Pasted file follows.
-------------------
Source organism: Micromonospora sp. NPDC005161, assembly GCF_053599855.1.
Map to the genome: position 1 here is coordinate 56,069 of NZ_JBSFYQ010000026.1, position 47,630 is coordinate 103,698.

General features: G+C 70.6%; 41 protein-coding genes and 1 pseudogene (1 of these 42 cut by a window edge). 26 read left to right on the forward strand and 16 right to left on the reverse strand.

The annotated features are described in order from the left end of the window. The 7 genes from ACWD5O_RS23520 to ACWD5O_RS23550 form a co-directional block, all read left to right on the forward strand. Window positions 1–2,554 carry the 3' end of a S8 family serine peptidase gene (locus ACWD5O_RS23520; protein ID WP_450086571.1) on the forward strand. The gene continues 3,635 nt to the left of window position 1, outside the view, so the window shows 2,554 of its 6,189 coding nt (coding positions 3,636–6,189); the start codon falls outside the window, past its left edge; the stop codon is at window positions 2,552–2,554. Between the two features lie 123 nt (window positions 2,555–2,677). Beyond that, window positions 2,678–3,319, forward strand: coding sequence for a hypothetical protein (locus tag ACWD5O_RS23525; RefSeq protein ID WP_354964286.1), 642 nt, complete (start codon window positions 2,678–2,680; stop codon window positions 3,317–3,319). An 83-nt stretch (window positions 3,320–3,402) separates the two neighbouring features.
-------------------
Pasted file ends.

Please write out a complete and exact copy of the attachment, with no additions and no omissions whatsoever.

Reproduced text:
Source organism: Micromonospora sp. NPDC005161, assembly GCF_053599855.1.
Map to the genome: position 1 here is coordinate 56,069 of NZ_JBSFYQ010000026.1, position 47,630 is coordinate 103,698.

General features: G+C 70.6%; 41 protein-coding genes and 1 pseudogene (1 of these 42 cut by a window edge). 26 read left to right on the forward strand and 16 right to left on the reverse strand.

The annotated features are described in order from the left end of the window. The 7 genes from ACWD5O_RS23520 to ACWD5O_RS23550 form a co-directional block, all read left to right on the forward strand. Window positions 1–2,554 carry the 3' end of a S8 family serine peptidase gene (locus ACWD5O_RS23520; protein ID WP_450086571.1) on the forward strand. The gene continues 3,635 nt to the left of window position 1, outside the view, so the window shows 2,554 of its 6,189 coding nt (coding positions 3,636–6,189); the start codon falls outside the window, past its left edge; the stop codon is at window positions 2,552–2,554. Between the two features lie 123 nt (window positions 2,555–2,677). Beyond that, window positions 2,678–3,319, forward strand: coding sequence for a hypothetical protein (locus tag ACWD5O_RS23525; RefSeq protein ID WP_354964286.1), 642 nt, complete (start codon window positions 2,678–2,680; stop codon window positions 3,317–3,319). An 83-nt stretch (window positions 3,320–3,402) separates the two neighbouring features.